Toddler weight gain: Why size matters

Anchel talks about why the weight of her tiny tot causes her anxiety every few months.

Syona's trip to the doctor.

When Syona was born she weighed a whopping 4 lbs 3 oz. Now, almost two years later, she tips the scales at almost 19 lbs. She is tiny.

Syona’s weight has always been a cause of mild concern for her doctors, and as a result we’re seen at the paediatric consultation clinic at SickKids in Toronto, which focuses on her weight gain and any feeding issues. When she was under a year we set up a feeding schedule with consultation from the clinic and started to add cream to her milk in our efforts to fatten her up. She’s done really great with the schedule, enjoys flavourful food, and we’ve recently moved away from purees; Syona wasn’t a big fan of chewing so we very slowly introduced more texture in her food in our efforts to progress past purees.

Because of her lightweight status, I generally cook special meals for Syona. The smells of high-fat, high-carb and high-protein food wafts from our house. I’ve actually started a Pinterest board called “high-fat recipes for my underweight toddler” and use it to gather meal and snack ideas. When we go grocery shopping we scour the aisles and read labels, ensuring we’re getting the highest fat/calorie options for any prepared food. Her breakfast is usually homemade, high-fat banana bread French toast, pan-fried in coconut oil (coconut oil contains slightly more calories per serving than other fats and is considered a healthy oil), served with full-fat Greek yogurt. Her mashed potatoes are made with cheese, whipping cream and butter. Any sandwich she eats is filled with avocado, mayonnaise and cheese, and Haagen Daaz is a regular staple in our freezer because it contains more fat per serving than most other ice creams.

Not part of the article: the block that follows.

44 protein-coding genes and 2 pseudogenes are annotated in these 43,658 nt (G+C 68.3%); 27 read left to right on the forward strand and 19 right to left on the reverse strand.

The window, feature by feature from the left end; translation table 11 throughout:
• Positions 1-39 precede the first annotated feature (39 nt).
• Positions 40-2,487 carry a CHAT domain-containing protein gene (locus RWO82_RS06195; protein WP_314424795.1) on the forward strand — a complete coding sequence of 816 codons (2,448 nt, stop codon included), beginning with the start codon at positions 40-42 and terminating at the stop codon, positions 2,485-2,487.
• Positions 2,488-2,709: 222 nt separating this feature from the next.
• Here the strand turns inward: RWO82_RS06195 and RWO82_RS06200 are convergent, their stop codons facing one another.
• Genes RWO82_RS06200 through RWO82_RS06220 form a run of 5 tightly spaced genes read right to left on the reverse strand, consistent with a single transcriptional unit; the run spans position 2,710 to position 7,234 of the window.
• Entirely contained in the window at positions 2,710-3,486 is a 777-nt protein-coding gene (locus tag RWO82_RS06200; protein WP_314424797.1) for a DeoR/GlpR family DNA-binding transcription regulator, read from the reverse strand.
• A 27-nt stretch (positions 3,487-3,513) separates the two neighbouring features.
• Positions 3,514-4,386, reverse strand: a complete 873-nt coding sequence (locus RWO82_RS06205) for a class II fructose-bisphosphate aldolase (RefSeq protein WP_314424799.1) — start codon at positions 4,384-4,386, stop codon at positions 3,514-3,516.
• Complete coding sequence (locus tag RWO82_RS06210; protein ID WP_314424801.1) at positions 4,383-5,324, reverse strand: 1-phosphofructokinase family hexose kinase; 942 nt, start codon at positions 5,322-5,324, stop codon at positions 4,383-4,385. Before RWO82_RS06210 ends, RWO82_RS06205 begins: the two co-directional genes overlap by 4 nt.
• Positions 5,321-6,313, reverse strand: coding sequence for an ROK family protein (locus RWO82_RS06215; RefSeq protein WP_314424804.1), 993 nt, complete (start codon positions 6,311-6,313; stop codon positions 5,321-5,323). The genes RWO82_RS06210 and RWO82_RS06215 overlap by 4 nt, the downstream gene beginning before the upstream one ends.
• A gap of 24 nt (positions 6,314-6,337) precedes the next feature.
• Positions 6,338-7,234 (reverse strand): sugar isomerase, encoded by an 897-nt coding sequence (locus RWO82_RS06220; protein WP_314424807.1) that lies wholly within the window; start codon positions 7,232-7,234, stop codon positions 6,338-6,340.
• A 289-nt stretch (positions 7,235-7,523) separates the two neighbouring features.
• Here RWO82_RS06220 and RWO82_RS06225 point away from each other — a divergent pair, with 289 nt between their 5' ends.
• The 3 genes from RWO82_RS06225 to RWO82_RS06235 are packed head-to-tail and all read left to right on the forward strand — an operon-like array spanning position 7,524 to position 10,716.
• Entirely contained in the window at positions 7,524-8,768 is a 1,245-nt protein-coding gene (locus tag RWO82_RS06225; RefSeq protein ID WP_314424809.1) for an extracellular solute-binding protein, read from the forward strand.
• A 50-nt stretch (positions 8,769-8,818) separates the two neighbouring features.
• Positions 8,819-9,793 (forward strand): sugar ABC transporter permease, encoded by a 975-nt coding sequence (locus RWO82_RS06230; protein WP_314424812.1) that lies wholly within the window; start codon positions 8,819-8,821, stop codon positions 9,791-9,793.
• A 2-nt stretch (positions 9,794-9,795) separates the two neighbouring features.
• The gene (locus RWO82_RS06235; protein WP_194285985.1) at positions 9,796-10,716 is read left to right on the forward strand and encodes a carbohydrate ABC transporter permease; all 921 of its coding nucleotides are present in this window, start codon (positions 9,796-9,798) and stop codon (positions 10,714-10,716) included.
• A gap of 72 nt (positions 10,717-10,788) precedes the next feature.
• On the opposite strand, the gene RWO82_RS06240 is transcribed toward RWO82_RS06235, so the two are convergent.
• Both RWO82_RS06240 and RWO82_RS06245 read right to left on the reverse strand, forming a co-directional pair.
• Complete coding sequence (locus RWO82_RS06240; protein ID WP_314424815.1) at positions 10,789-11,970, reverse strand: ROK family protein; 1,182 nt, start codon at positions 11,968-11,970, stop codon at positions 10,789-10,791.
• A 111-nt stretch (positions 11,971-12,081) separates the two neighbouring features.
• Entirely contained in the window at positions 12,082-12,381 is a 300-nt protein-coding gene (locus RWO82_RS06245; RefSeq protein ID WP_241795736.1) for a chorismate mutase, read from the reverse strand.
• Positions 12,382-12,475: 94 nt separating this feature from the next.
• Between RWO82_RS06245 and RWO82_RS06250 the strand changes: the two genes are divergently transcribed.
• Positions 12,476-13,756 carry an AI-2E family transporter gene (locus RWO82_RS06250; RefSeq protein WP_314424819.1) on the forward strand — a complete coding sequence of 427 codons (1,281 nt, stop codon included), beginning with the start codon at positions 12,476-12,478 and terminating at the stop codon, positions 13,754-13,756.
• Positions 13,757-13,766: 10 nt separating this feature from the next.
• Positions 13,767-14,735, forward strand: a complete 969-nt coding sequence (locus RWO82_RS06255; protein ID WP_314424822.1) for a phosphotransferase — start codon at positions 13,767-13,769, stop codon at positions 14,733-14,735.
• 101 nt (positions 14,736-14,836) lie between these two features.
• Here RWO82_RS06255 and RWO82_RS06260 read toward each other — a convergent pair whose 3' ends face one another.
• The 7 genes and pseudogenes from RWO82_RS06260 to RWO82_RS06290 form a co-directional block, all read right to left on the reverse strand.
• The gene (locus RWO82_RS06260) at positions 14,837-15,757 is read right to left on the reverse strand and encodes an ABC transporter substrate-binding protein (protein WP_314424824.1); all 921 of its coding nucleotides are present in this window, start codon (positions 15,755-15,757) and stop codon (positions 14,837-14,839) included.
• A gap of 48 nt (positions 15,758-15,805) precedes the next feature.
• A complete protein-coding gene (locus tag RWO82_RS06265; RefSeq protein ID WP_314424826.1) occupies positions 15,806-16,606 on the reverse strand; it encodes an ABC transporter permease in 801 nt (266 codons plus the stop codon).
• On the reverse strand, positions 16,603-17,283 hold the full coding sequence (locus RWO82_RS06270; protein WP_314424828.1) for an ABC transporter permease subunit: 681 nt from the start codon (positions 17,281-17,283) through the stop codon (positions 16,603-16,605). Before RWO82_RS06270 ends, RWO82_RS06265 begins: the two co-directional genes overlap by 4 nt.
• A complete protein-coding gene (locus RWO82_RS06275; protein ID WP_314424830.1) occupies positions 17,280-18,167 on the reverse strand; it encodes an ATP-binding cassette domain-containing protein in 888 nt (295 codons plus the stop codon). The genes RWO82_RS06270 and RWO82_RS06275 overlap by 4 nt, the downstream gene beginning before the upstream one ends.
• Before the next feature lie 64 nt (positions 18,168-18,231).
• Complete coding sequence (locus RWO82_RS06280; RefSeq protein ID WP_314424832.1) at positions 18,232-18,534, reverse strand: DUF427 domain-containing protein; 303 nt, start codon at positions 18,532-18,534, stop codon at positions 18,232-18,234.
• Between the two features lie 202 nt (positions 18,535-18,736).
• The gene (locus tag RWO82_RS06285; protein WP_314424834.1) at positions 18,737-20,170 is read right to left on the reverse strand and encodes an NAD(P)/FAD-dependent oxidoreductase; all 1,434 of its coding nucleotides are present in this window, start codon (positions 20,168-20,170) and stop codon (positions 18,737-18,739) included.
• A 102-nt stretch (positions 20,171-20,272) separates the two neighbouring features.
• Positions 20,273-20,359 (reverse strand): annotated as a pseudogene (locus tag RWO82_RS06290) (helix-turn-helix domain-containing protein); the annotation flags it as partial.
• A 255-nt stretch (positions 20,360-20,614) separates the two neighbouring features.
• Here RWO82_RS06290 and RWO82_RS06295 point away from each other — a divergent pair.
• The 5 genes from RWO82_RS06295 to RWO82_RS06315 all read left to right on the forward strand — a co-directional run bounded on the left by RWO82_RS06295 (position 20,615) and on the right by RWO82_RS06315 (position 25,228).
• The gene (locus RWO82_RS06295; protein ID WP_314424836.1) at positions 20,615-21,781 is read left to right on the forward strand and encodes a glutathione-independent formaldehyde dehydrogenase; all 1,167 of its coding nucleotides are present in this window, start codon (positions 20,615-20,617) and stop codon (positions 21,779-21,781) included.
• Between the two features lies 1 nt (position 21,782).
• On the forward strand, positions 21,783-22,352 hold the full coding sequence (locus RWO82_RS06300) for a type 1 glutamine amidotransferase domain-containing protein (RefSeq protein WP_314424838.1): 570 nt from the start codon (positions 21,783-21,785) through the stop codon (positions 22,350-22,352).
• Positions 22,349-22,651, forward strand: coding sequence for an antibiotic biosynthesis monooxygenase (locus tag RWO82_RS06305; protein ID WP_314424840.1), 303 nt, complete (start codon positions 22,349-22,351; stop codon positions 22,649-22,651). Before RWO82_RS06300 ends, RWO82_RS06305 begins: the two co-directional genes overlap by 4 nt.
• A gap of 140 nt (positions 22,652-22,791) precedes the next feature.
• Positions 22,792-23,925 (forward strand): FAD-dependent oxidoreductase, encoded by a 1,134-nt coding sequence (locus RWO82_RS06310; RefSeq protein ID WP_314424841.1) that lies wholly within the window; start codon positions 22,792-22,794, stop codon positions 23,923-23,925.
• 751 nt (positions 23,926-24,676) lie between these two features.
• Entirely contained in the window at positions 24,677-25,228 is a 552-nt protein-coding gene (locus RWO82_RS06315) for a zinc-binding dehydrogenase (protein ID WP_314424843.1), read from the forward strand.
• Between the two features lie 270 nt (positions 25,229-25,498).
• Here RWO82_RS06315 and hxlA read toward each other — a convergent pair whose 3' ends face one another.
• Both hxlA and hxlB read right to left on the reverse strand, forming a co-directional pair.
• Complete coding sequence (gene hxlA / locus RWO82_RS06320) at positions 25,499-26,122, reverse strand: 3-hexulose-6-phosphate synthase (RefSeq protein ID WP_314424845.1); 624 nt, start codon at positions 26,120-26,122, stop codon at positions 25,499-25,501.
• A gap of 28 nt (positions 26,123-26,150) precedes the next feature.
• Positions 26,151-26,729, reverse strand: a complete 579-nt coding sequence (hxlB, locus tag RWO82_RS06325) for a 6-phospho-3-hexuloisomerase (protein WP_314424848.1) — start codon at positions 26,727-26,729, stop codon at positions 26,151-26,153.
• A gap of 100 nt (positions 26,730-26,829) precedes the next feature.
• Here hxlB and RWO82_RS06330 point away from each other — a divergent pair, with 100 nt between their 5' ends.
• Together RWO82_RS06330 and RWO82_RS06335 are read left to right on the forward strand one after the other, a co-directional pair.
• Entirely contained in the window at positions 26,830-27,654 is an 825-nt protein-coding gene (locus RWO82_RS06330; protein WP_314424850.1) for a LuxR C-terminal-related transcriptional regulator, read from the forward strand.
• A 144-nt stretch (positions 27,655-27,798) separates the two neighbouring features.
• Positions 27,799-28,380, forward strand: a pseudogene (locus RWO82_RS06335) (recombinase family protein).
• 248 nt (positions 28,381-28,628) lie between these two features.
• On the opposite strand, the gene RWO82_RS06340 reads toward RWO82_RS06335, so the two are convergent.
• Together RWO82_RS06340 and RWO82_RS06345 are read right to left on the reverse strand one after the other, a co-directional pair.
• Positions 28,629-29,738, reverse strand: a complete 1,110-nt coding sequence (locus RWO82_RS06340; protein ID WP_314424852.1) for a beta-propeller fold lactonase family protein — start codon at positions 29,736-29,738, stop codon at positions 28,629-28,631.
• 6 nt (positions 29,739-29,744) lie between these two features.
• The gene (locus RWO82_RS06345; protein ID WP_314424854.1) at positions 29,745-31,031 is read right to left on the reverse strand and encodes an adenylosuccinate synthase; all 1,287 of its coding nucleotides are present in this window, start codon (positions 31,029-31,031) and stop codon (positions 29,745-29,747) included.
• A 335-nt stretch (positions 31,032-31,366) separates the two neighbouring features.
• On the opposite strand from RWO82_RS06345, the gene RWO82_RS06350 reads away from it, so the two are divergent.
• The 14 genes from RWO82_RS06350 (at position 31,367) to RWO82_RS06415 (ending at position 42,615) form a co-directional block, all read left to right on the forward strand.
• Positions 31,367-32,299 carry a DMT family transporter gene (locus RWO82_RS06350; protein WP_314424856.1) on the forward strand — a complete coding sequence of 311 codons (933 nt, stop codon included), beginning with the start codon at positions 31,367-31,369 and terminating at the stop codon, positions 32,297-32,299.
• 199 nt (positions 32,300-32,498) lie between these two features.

We’re fortunate because Syona likes a wide variety of food. Her diet is also filled with fruits, veggies, at least one meal based on a vegetarian source of protein per day and most of her carbs are of the whole grain variety. Syona’s special diet ensures that I usually don’t nibble on her leftovers (though the irony of the fact that I’m still struggling to lose the stubborn baby weight is not lost on me).

We go back to the clinic at SickKids a few times a year, and yesterday was one of those days. Syona weighed in at almost 18 ½ lbs, which the doctor considered acceptable. There is always a part of me that is worried that they won’t be happy with her weight (and I start thinking about how I’ll react if the doctors start discussing a feeding tube). But I have to remind myself that there is a good chance that Syona is just small. Both Dilip and I are South Asian and on the smaller side, and Syona’s two “typically developing” cousins are super lightweights as well. And kids with cerebral palsy tend to burn calories at a much higher rate anyway.

We offer Syona lots of delicious food, hope that she eats a decent amount and keep feeding time stress-free. And while I worry about the occasional skipped meal, I try and get over it because I think having a laidback attitude about Syona’s eating will continue to foster her enjoyment of food.

Did you ever worry about your kids’ weight gain (either too much or too little)? What are your toddler feeding tips?

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